A Jedi mind trick for creating more value

The participants in the executive program returned to the seminar room after having carried out a negotiation simulation with each other. The key focus of the negotiation had been to maximise value and the group of international senior managers and executives had performed quite well.

In the following debrief we discussed how we could have created even more value, and the group collectively identified quite a few additional options. Well done!

But then I put a very simple question to the group: “We’ve now pushed the limit of what we can achieve in the negotiation, so let us try something else. What if I now asked you to forget about the negotiation altogether, and instead simply treat the case you were given as an exercise in how to maximise value for the two parties involved?”

I was temporarily blinded by all the metaphorical light bulbs that simultaneously switched on in the room 🙂 . Creating dramatically more value suddenly became very easy – even trivial.

So what changed? The task was still the same, but the participants’ frame of mind had changed. When asked to merely solve a well-defined problem (i.e. “What would it take to maximise value for both parties”) we do precisely that – solve the problem. We know how to solve problems and we do it well!

In contrast, when we believe our task is to negotiate, chances are – ironically – that our brains start to run destructive processes that severely limit our ability to influence others or create value. The vast majority of us have flawed beliefs of how influence works, so when we attempt to influence we actually – unintentionally but effectively – sabotage the process instead.

So what is the Jedi mind trick I’m referring to in the title? “We are presently not in a negotiation… We are presently not in a negotiation… It is just a problem to be solved… We are presently not in a neg…” In other words, with most people we want to avoid associating the word “negotiation” with our current interaction.

Interestingly, when we cross paths with the minority of people who subscribe to value creation, win/win and systems maximisation, we actually want to do the opposite and encourage them to make the most of using their skills for everyone’s benefit. So here the mind trick then changes to:We are presently in a negotiation… Every interaction is a negotiation… We are presently in a neg…”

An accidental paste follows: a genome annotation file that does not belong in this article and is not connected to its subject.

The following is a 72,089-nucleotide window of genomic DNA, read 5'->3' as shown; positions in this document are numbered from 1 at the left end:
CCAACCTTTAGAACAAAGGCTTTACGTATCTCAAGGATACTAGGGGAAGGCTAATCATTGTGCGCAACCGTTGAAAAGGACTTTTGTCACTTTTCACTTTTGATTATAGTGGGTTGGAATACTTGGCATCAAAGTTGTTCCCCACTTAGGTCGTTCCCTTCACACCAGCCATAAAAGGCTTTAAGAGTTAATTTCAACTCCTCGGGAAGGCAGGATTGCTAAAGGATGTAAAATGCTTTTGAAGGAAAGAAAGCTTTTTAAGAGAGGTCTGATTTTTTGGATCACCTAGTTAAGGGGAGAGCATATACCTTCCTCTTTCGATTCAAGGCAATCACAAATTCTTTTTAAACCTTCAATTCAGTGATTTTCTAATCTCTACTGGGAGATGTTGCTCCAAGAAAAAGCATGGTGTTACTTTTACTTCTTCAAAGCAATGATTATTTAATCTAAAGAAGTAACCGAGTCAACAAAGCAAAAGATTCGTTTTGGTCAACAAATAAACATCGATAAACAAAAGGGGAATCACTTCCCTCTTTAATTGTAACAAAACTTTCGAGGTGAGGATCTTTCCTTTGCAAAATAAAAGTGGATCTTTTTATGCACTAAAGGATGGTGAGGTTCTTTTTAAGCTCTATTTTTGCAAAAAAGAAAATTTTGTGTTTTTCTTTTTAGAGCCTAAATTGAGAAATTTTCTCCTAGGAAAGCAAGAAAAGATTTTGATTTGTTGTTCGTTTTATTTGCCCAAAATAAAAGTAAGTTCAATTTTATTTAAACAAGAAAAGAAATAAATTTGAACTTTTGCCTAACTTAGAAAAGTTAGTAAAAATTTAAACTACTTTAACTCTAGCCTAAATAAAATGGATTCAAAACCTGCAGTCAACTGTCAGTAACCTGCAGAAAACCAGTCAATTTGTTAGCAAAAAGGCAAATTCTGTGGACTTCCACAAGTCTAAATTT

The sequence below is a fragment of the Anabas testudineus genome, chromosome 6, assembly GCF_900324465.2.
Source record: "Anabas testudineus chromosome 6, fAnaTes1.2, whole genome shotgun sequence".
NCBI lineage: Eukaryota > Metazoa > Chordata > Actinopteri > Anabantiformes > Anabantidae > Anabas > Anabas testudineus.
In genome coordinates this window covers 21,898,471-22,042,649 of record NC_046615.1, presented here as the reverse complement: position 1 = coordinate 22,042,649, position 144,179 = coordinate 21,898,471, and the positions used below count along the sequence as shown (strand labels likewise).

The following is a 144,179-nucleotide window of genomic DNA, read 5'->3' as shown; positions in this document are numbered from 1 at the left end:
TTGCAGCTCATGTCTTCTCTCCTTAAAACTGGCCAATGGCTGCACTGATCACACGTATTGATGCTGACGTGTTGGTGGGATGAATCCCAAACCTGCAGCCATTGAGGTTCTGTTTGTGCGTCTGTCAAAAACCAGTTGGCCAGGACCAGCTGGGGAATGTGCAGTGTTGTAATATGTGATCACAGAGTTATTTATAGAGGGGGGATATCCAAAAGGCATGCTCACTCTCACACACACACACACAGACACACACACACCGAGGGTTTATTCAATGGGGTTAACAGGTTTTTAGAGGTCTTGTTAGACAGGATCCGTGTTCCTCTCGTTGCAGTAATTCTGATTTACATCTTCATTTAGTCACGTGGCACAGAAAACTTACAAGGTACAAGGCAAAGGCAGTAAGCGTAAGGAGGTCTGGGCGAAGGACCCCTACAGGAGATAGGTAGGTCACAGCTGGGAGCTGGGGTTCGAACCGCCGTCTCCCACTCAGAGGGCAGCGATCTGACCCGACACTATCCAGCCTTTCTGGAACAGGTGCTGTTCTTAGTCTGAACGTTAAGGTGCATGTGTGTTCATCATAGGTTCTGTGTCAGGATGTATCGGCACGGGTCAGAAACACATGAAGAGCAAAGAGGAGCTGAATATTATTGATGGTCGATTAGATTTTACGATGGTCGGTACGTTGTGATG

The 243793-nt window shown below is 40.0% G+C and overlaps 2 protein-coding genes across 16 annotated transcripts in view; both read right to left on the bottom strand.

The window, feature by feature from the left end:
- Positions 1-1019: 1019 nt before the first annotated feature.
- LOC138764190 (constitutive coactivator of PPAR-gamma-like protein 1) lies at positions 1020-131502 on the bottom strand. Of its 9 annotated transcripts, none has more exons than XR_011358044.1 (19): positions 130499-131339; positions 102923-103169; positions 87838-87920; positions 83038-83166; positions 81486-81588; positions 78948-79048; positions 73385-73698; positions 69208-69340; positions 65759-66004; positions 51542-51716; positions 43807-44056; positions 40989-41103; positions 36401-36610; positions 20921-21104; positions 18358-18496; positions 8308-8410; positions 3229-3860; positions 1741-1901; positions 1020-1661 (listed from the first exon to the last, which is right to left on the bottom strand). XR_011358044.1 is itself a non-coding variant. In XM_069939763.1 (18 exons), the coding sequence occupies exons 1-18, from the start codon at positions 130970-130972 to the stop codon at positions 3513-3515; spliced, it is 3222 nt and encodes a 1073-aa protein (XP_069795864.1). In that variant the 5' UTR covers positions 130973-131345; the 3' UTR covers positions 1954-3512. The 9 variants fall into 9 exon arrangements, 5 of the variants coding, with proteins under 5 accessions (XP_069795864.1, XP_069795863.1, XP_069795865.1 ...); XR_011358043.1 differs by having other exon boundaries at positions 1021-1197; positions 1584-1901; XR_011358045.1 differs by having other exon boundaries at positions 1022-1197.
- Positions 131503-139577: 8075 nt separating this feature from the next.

Should you negotiate with your child?

“Absolutely” was the answer I gave to the coaching client who asked the question. But before I explain why that was my answer, let us fully understand what she meant by her question.

In this instance, my client took negotiation to mean a way of interacting where the child would have input into the rules that are imposed upon him or her. Effectively what my client wanted to know was whether she should give in to her child, and move the domestic political system a few steps away from dictatorship and towards a democracy.

But this is a narrow view of what negotiation entails. Rather than a process for reaching compromises, negotiation is a process for creating value and for removing unnecessary pollution in interactions. Thus the benefits of making any person in your family a more skilled negotiator will transfer to every area of your family’s interactions – whether they be about conflict, difficult teenage issues, vacation planning, domestic chores, or career choices.

So the answer to my client’s question was clearly in the affirmative – yes, negotiate with your child! This will give your child valuable practise, experience, and ultimately proficiency in the #1 skill for business and life. The most frequent feedback I get from managers and executives in courses is: “I wish I had learned these skills 20 years ago so that I could have used them in my life!”

Imagine instead equipping your child with these skills at age five…. Without having to pay hefty fees for professional negotiation training!

Another benefit of honing influencing skills early is that it would bypass several blocks that prevent many adults from achieving an exceptional level of negotiation performance. These blocks come in the form of limiting beliefs that prevent us from trying what really works because we have been conditioned to believe that it can’t work. It is as simple as that.

Now, some readers may feel apprehension with creating a little negotiation monster at home. This apprehension is fuelled by a fear that your little one will become too skilled at negotiating, and thus take over control at home.

That is what we call “fear of success” 🙂 and I have once suggestion for you:

IF you… with 25+ years head start in life… and with access to professional negotiation training and coaching… can’t negotiate better than a five, ten or fifteen year old child… then the problem is certainly not with your child’s skill level.